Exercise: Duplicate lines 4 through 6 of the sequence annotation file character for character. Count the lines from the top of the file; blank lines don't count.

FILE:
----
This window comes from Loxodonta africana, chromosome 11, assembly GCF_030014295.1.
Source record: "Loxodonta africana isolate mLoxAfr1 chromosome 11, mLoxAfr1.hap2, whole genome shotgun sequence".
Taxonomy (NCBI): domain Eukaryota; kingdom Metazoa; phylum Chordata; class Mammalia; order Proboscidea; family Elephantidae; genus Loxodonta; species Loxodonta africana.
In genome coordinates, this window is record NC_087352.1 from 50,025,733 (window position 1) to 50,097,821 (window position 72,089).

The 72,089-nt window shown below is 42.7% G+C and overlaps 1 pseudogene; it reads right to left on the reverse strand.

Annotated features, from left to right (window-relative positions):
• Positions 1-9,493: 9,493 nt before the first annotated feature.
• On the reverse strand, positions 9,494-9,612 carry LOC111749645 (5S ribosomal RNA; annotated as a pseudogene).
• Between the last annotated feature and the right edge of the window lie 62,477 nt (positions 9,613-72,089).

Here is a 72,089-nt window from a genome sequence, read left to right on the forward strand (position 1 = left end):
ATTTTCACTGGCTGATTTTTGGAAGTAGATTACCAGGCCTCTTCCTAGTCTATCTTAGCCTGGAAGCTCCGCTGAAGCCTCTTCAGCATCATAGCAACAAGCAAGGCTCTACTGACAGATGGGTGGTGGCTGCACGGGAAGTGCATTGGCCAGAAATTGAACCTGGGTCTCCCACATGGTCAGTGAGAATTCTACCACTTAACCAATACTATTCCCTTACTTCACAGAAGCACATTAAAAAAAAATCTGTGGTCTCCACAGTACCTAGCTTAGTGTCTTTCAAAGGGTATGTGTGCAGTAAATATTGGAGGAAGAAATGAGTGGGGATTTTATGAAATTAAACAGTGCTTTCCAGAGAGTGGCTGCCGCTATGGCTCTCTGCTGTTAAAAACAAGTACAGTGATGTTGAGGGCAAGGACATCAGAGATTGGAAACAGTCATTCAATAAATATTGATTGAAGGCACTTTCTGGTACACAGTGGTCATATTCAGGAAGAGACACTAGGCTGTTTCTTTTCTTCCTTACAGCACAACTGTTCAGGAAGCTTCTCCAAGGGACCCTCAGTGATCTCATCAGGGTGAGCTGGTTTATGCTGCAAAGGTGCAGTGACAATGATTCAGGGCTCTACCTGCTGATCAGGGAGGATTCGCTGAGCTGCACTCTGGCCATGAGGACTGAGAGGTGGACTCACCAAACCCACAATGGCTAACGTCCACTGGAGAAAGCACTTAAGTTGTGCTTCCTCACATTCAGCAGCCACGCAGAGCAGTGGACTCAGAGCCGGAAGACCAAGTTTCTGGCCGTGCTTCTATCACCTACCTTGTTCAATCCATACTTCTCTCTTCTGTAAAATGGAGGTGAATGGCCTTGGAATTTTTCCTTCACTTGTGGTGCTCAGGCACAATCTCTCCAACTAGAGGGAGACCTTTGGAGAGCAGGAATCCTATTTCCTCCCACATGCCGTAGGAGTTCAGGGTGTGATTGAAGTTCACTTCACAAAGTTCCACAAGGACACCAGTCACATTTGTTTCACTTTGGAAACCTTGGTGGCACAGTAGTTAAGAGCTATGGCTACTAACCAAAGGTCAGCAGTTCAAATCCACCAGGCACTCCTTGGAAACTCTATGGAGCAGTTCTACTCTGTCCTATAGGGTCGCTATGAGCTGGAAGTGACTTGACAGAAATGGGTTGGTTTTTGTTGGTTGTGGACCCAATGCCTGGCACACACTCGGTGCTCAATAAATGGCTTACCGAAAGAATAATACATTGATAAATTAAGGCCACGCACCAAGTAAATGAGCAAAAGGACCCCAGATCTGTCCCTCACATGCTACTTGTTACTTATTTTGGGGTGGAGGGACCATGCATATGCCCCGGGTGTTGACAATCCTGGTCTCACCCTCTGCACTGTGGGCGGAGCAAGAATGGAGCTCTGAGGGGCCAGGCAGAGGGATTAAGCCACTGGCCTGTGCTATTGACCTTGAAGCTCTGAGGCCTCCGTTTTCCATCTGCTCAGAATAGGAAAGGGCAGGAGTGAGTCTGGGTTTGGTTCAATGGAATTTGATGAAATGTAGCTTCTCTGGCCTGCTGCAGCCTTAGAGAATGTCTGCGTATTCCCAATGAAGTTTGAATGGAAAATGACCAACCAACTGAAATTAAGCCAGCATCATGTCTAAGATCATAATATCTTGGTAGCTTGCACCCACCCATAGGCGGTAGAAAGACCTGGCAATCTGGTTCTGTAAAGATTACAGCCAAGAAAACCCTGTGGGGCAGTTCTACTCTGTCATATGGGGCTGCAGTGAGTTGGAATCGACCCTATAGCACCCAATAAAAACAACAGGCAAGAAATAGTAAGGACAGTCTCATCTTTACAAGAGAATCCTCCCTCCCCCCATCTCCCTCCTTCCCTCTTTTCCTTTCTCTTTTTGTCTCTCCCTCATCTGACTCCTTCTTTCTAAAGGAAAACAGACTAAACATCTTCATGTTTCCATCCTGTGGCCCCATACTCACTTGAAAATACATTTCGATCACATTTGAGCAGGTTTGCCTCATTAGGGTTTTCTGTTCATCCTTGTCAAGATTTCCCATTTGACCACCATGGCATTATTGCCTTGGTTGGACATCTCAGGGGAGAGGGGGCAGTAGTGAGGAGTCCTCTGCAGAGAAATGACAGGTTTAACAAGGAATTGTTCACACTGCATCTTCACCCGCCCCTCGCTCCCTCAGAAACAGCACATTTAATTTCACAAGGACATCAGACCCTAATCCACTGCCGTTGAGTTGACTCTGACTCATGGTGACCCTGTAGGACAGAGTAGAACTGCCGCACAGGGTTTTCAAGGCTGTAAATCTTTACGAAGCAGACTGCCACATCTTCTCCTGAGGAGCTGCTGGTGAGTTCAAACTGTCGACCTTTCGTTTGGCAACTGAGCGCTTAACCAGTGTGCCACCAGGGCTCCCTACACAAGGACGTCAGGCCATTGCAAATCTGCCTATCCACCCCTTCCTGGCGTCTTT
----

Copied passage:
In genome coordinates, this window is record NC_087352.1 from 50,025,733 (window position 1) to 50,097,821 (window position 72,089).

The 72,089-nt window shown below is 42.7% G+C and overlaps 1 pseudogene; it reads right to left on the reverse strand.

Annotated features, from left to right (window-relative positions):